For many of us in Poudre School District, we’re already a few weeks into the school year and slowly adjusting to new routines and schedules. This also means setting alarms and waking up at the crack of dawn to get to school on time. Most elementary schools start at 8:20am, middle schools are starting at 7:20am (6:50am if you’re one of the lucky families that have a “zero period” – we’re one of them), and high schools are starting about the same time as middle school.
I’ve never been a morning person – be it in school or even as an adult, but you have to do what you have to do, right? That’s called being in the real world with real responsibilities. But, I remember struggling tremendously in high school, working two after-school jobs to afford my car and insurance, and save up for college at the same time. I was getting home at midnight with little time to do homework and often overslept missing my first period class. Had my art teacher not allowed me to make up those missed hours after school during my senior year, it would have dramatically impacted my ability to graduate.
My experience wasn’t rare for kids who had to pull their own financial weight. And it’s not rare in today’s economy. Aside from the students who have more on their plate than usual, even the students who have all of the family and financial support they could ask for are struggling with early morning school schedules. There have been numerous studies that show early start times have been detrimental to the learning process for teens as their biological needs adjust as growing people. They need a solid 9 hours of sleep and generally only get 7 hours. 33% of student report falling asleep in class, and more than half of driving teens (56%) are so tired that they report not driving their best, with 10% falling asleep at the wheel. This is only the tip of the iceberg on how the lack of sleep is impacting our kids, families, and communities. You can read a lot of the studies and facts here.
Various school districts in the US have jumped on board the late-start wagon, and the movement has started to make progress in Colorado. In March of 2017, Cherry Creek School District unanimously agreed to change start times for the next school year. And now, Poudre School District has begun the conversation to consider the same.
Start School Later is a national coalition of health professionals, sleep scientists, educators, parents, students, and other concerned citizens dedicated to increasing public awareness about the relationship between sleep and school hours and to ensuring school start times compatible with health, safety, education, and equity. Start School Later is a registered 501(c)(3) non-profit involved at local, state, and national levels to raise awareness about and advocate for safe and healthy school start times, with 96 chapters in 26 states and Washington D.C. working for developmentally appropriate school start times in their communities.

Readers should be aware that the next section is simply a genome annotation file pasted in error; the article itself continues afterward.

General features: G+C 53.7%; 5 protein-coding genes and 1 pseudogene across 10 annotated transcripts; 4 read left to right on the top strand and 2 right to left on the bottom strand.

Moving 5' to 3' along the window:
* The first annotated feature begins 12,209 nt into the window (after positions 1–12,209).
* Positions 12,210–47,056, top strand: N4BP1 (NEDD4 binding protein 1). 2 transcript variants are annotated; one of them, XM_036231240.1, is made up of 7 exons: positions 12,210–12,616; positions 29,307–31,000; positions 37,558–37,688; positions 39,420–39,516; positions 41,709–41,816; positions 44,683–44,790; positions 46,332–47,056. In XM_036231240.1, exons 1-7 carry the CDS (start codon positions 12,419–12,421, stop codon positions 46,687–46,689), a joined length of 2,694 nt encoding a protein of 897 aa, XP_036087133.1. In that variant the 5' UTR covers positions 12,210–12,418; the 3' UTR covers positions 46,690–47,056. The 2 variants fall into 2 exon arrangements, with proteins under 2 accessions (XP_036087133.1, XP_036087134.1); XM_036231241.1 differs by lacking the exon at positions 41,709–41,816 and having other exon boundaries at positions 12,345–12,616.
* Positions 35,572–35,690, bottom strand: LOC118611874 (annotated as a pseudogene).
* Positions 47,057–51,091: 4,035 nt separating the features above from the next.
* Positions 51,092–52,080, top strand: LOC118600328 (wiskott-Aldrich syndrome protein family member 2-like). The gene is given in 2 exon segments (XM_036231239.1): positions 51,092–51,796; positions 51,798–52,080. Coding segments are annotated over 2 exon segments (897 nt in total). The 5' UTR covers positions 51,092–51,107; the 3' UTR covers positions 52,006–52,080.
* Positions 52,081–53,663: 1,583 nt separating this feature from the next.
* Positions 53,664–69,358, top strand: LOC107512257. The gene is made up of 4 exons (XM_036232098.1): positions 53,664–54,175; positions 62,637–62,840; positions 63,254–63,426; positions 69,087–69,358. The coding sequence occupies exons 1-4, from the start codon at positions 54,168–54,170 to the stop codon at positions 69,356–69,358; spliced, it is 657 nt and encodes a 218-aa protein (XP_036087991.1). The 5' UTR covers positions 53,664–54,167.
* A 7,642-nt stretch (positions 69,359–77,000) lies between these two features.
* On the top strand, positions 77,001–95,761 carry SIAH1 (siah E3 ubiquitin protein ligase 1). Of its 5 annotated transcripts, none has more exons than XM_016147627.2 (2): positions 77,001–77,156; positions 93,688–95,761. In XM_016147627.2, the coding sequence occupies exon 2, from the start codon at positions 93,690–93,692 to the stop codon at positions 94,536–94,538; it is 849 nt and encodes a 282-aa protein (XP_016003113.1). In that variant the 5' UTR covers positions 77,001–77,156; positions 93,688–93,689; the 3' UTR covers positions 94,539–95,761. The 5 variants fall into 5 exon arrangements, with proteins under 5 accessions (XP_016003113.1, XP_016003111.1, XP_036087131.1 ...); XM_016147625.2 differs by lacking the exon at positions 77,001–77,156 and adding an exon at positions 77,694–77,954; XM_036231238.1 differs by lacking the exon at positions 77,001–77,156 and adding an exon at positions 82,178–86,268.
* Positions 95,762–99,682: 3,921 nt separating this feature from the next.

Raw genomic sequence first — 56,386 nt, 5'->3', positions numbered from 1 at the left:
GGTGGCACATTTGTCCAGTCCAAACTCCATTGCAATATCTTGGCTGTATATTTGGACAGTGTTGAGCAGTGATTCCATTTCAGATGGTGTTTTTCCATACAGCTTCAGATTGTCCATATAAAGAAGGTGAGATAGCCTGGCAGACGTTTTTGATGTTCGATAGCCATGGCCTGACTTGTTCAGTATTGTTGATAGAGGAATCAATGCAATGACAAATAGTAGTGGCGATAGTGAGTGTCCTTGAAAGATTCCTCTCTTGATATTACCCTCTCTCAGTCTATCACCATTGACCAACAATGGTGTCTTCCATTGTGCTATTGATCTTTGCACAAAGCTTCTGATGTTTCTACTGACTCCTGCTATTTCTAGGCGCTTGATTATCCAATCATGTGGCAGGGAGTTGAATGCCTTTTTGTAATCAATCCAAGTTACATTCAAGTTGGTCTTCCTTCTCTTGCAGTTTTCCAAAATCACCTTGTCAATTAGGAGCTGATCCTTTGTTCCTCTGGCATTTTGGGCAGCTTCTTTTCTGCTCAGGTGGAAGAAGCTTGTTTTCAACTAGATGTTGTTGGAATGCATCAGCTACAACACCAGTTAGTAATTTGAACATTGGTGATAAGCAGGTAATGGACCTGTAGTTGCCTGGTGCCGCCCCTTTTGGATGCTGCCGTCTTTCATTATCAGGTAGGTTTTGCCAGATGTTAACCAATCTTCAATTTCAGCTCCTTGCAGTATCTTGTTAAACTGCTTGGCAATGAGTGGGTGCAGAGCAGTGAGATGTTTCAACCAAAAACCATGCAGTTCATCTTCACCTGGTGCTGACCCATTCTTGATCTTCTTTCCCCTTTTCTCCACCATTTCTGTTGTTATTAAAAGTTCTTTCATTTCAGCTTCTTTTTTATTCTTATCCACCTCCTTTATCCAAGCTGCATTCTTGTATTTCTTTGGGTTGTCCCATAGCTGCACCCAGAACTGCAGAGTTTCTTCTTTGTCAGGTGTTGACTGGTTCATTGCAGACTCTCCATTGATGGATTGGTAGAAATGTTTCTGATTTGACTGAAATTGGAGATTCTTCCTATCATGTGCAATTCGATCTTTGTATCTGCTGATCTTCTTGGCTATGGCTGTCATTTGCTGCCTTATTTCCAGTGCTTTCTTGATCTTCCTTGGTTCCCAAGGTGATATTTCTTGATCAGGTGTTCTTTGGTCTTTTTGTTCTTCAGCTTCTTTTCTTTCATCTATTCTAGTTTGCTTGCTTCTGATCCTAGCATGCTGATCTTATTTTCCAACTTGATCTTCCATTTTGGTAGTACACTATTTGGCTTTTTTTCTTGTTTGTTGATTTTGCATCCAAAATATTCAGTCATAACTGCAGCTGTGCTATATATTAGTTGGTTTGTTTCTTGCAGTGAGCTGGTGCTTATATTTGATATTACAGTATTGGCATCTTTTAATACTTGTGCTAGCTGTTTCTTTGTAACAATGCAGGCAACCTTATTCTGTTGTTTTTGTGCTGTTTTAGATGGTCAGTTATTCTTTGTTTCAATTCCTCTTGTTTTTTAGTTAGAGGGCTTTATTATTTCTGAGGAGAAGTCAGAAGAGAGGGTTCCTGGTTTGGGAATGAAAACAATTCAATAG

Start School Later – Fort Collins was started in February of 2016. And while they’ve been advocating for later start times in our district, PSD has been slow to make progress (although many of the board members are, on board, so to speak). Progress may have been slow, but steps were made this week. On Tuesday the school board had a meeting with Start School Later advocates there, and now the board decided to add this to their agenda later in the year. This means the district has to provide options for later start times for the board to review. This starts the conversation in PSD.
Start School Later – Fort Collins is asking that people continue to talk with friends and colleagues and send emails with personal stories to firstname.lastname@example.org. They would like your kids and their friends to send emails – what would it mean to them to have an extra hour or two to sleep in the morning? And if you are an expert or know one, send letters. They would also like to have people signed up to speak about this in the public comments of every board meeting.
Oftentimes the most difficult part of making changes in our community are those arduous first steps in establishing a foundation and raising awareness enough to make some ripples. Our local Start School Later chapter has done that, providing some actionable steps for students and parents to help with progress! You can follow them on Facebook or sign up for their newsletter to stay in the loop, and sign the national petition to make your opinion known.